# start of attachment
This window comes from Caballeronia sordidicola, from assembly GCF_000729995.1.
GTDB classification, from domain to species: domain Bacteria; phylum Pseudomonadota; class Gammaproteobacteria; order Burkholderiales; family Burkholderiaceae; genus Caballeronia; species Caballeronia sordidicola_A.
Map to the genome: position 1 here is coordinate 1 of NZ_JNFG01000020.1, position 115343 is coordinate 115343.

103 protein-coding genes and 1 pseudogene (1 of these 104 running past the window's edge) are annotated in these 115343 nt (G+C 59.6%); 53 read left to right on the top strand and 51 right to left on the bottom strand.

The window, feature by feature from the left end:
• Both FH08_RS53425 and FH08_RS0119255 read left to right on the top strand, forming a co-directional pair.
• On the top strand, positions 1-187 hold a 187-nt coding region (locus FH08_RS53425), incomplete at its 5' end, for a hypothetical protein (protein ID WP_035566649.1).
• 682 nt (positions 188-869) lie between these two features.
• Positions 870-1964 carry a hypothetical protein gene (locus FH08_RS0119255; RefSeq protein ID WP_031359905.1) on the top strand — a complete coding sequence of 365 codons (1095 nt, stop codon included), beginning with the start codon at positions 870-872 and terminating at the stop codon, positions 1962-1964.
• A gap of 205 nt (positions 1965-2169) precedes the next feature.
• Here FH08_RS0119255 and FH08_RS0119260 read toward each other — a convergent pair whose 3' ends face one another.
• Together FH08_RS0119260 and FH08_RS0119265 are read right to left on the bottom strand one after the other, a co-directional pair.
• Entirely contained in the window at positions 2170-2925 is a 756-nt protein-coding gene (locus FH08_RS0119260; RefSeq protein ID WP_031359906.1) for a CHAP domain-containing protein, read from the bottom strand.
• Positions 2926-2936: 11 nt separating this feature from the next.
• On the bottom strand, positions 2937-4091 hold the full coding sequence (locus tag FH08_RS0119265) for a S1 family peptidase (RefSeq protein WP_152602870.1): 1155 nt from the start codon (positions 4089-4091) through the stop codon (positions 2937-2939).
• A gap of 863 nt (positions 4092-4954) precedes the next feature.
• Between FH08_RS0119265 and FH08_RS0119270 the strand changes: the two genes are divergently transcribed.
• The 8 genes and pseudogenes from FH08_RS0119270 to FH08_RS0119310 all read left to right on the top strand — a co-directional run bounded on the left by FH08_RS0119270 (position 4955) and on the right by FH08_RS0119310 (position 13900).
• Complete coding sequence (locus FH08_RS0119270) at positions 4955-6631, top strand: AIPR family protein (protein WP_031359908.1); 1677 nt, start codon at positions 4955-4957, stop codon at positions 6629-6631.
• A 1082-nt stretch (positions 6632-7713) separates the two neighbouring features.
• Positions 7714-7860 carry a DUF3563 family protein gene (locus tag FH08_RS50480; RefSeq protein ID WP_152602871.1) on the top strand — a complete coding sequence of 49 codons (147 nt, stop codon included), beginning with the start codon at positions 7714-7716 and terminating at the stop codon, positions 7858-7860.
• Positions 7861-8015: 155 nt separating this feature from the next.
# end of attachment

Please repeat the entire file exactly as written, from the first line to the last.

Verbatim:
This window comes from Caballeronia sordidicola, from assembly GCF_000729995.1.
GTDB classification, from domain to species: domain Bacteria; phylum Pseudomonadota; class Gammaproteobacteria; order Burkholderiales; family Burkholderiaceae; genus Caballeronia; species Caballeronia sordidicola_A.
Map to the genome: position 1 here is coordinate 1 of NZ_JNFG01000020.1, position 115343 is coordinate 115343.

103 protein-coding genes and 1 pseudogene (1 of these 104 running past the window's edge) are annotated in these 115343 nt (G+C 59.6%); 53 read left to right on the top strand and 51 right to left on the bottom strand.

The window, feature by feature from the left end:
• Both FH08_RS53425 and FH08_RS0119255 read left to right on the top strand, forming a co-directional pair.
• On the top strand, positions 1-187 hold a 187-nt coding region (locus FH08_RS53425), incomplete at its 5' end, for a hypothetical protein (protein ID WP_035566649.1).
• 682 nt (positions 188-869) lie between these two features.
• Positions 870-1964 carry a hypothetical protein gene (locus FH08_RS0119255; RefSeq protein ID WP_031359905.1) on the top strand — a complete coding sequence of 365 codons (1095 nt, stop codon included), beginning with the start codon at positions 870-872 and terminating at the stop codon, positions 1962-1964.
• A gap of 205 nt (positions 1965-2169) precedes the next feature.
• Here FH08_RS0119255 and FH08_RS0119260 read toward each other — a convergent pair whose 3' ends face one another.
• Together FH08_RS0119260 and FH08_RS0119265 are read right to left on the bottom strand one after the other, a co-directional pair.
• Entirely contained in the window at positions 2170-2925 is a 756-nt protein-coding gene (locus FH08_RS0119260; RefSeq protein ID WP_031359906.1) for a CHAP domain-containing protein, read from the bottom strand.
• Positions 2926-2936: 11 nt separating this feature from the next.
• On the bottom strand, positions 2937-4091 hold the full coding sequence (locus tag FH08_RS0119265) for a S1 family peptidase (RefSeq protein WP_152602870.1): 1155 nt from the start codon (positions 4089-4091) through the stop codon (positions 2937-2939).
• A gap of 863 nt (positions 4092-4954) precedes the next feature.
• Between FH08_RS0119265 and FH08_RS0119270 the strand changes: the two genes are divergently transcribed.
• The 8 genes and pseudogenes from FH08_RS0119270 to FH08_RS0119310 all read left to right on the top strand — a co-directional run bounded on the left by FH08_RS0119270 (position 4955) and on the right by FH08_RS0119310 (position 13900).
• Complete coding sequence (locus FH08_RS0119270) at positions 4955-6631, top strand: AIPR family protein (protein WP_031359908.1); 1677 nt, start codon at positions 4955-4957, stop codon at positions 6629-6631.
• A 1082-nt stretch (positions 6632-7713) separates the two neighbouring features.
• Positions 7714-7860 carry a DUF3563 family protein gene (locus tag FH08_RS50480; RefSeq protein ID WP_152602871.1) on the top strand — a complete coding sequence of 49 codons (147 nt, stop codon included), beginning with the start codon at positions 7714-7716 and terminating at the stop codon, positions 7858-7860.
• Positions 7861-8015: 155 nt separating this feature from the next.